As Election Day in the United States looms closer amid a tightening race for the White House, Democratic nominee Joe Biden and his top advisers have reportedly revealed that raising taxes would be an immediate priority of their economic agenda if the ex-vice president is elected, writes FOX Business.
The outlet cites sources familiar with Biden’s campaign as confirming that the Democratic candidate has laid bare to Wall Street supporters his sweeping plan for tax hikes targeting wealthy individuals and corporations.
Sources claim the legislation is likely to be introduced almost immediately after Joe Biden takes office in the event that he secures victory in the November presidential elections.
Wall Street executives are quoted as believing that Biden has no misgivings about tax increases due to heartening reports, such as those from Goldman Sachs, that suggest spending plans on infrastructure and other items would potentially counterbalance negative economic fallout from the higher taxes.
A memo cited by the outlet from an investment firm connected with the Biden campaign suggested corporate tax increases would rise to 28 percent from 21 percent.
Biden's corporate tax plan also reportedly includes taxing the foreign earnings of US companies at a rate of 21 percent compared to 10 percent under Donald Trump.
The money companies report they made on public financial statements, or book income, would be allegedly taxed at 15 percent.
Long-term capital gains for millionaires would be increased, thus eliminating the tax advantage for private equity firms, writes the outlet.
Biden previously pledged not to raise taxes on people making less than $400,000.
The inheritance tax would increase from 40 percent to 45 percent, with the threshold for taxable inheritance income lowered to around $5 million compared to $11.5 million.
Battle for the Senate
A Democratic Senate is viewed by Biden’s advisers as a stepping stone that might be instrumental in getting the tax increases passed quickly and without opposition.
The battle for control of the US Senate set to culminate on 3 November is fraught with dramatic consequences, as even if Biden were to defeat Trump, he would be unable to pass legislation on key issues such as healthcare, immigration and climate change unless the Democrats seize a majority.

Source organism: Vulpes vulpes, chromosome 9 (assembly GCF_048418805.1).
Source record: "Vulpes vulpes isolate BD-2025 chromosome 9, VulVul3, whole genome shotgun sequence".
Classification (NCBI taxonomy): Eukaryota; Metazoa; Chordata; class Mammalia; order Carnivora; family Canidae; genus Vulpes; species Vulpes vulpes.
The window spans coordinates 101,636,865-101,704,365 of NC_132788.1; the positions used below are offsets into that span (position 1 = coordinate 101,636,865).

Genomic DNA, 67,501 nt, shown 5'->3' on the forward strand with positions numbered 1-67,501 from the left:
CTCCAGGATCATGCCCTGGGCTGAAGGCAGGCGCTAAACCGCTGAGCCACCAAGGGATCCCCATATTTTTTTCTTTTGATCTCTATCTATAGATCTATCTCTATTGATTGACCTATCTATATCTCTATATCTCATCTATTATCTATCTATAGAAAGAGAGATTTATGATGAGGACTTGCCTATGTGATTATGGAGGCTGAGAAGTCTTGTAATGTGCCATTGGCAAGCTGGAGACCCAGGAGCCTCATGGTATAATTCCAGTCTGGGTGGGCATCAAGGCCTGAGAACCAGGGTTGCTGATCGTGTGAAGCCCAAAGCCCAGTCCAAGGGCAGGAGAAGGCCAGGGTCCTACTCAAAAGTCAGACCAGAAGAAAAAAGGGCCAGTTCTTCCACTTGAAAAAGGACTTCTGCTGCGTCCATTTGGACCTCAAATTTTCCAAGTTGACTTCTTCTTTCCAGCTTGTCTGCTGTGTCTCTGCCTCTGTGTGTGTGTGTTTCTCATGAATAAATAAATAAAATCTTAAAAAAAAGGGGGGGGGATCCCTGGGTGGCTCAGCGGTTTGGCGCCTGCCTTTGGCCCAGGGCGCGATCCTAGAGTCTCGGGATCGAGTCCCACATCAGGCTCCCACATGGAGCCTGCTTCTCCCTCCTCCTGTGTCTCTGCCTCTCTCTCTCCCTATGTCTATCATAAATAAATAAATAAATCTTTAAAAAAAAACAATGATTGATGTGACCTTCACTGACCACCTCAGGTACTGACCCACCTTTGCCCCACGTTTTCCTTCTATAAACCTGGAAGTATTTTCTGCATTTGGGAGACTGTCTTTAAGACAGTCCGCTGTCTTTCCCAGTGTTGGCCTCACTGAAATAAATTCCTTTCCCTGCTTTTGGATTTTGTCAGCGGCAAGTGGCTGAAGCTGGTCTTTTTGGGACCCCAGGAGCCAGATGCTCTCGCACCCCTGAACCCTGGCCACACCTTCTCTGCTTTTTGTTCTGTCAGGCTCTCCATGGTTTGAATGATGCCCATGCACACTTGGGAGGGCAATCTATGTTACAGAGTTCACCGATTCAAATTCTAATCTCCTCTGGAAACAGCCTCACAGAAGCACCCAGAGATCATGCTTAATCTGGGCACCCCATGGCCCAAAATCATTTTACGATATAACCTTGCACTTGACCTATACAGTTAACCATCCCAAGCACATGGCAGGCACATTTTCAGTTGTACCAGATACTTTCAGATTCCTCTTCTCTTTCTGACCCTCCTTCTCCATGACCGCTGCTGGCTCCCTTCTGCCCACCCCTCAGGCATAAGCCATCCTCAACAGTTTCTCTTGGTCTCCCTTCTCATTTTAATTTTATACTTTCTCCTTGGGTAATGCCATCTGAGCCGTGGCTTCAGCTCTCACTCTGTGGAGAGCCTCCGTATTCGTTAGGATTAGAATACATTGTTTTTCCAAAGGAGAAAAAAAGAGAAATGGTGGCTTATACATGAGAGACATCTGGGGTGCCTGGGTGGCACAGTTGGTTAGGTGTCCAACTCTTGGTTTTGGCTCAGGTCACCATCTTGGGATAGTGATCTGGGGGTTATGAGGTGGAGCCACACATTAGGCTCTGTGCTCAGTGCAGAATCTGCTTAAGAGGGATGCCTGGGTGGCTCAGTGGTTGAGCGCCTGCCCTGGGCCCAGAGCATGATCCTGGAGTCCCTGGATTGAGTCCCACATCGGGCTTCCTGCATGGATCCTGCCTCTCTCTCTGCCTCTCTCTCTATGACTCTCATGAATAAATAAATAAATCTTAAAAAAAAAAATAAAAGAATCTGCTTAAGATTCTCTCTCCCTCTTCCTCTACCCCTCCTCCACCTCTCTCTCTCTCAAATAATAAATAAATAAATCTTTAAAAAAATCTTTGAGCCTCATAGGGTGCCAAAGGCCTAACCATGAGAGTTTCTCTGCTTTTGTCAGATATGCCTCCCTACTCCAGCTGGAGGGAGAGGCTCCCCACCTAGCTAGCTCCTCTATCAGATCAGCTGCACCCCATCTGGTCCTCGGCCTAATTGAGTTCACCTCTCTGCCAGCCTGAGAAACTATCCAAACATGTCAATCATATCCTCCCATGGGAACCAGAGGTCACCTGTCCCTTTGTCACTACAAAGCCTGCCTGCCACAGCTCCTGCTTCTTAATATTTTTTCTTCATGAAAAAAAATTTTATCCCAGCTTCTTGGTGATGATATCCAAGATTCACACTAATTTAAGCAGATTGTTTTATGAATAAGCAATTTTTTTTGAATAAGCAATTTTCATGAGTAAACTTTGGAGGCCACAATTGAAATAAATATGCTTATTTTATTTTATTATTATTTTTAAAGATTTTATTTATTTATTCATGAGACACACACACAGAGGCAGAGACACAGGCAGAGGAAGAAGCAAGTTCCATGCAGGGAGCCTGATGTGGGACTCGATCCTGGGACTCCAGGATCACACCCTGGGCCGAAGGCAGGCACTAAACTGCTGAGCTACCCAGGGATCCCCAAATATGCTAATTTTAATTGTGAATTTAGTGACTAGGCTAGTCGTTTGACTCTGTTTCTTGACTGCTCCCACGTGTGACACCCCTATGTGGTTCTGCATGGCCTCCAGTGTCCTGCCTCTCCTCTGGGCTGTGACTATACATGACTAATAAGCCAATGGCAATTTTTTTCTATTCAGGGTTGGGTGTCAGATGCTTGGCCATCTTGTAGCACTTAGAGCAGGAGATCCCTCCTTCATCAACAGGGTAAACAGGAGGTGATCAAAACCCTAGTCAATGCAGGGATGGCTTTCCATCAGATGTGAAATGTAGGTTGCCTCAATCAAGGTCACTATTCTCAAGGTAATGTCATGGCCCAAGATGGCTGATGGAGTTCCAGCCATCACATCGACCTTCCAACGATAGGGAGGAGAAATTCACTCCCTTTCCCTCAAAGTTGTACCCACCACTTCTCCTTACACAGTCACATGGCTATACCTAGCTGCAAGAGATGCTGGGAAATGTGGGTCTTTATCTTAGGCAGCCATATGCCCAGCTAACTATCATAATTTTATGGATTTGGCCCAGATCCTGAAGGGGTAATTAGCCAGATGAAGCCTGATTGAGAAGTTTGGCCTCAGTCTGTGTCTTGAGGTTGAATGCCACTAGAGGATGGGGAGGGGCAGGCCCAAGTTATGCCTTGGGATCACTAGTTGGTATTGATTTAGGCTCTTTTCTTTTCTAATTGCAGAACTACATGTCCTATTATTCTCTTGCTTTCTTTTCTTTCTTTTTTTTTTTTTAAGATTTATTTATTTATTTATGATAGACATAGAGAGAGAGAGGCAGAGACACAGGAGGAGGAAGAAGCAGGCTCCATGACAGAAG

Currently, the Republicans maintain a 47-53 majority.
However, sources reportedly added that the Democratic presidential contender plans to implement all tax changes retroactively, using a legislative tool known as "budget reconciliation". For this, he would require just 51 votes in the Senate.
The urgency of the rebooted tax legislation, claim sources, is rooted in the need to raise revenue for Joe Biden’s much-touted $2 trillion infrastructure package that focuses on clean energy.
The spending package is seemingly needed to make good on Biden campaign promises to jumpstart the COVID-19 impacted economy, besides addressing the signature climate concerns of the Democratic White House hopeful.
The former Vice President, who seeks to undo US President Donald Trump's Tax Cuts and Jobs Act of 2017, has been campaigning on a professed desire to raise taxes on firms and the wealthy while promising to enact more than "one-dozen middle class tax cuts that will finally give working families the financial support they deserve".
"For four years, Trump has relentlessly pursued an economic agenda that rewards wealth over work and favours multinational corporations over small businesses", said a Biden campaign news release.
A tax hike is suggested as being urged by more practical concerns, claims the outlet, which previously reported that Biden perceives increasing taxes to be a "moral issue".
If elected, Biden would be required to outline a viable budget with means of paying for his proposals not long after taking office in January.
Some economists have voiced their apprehensions over proposals to increase taxes during a coronavirus-driven recession.
They draw parallels with the 2008 financial crisis, when former President Barack Obama and then-vice president Biden postponed tax increases until the economy got back on its feet.
With just slightly over a week to go until the elections, if the Democrats win the presidency, maintain the House and wrest control of the Senate, there will be no avoiding swift tax increases, Wall Street executives close to Joe Biden are cited as forecasting.
There has not been an official comment from Joe Biden’s spokesperson.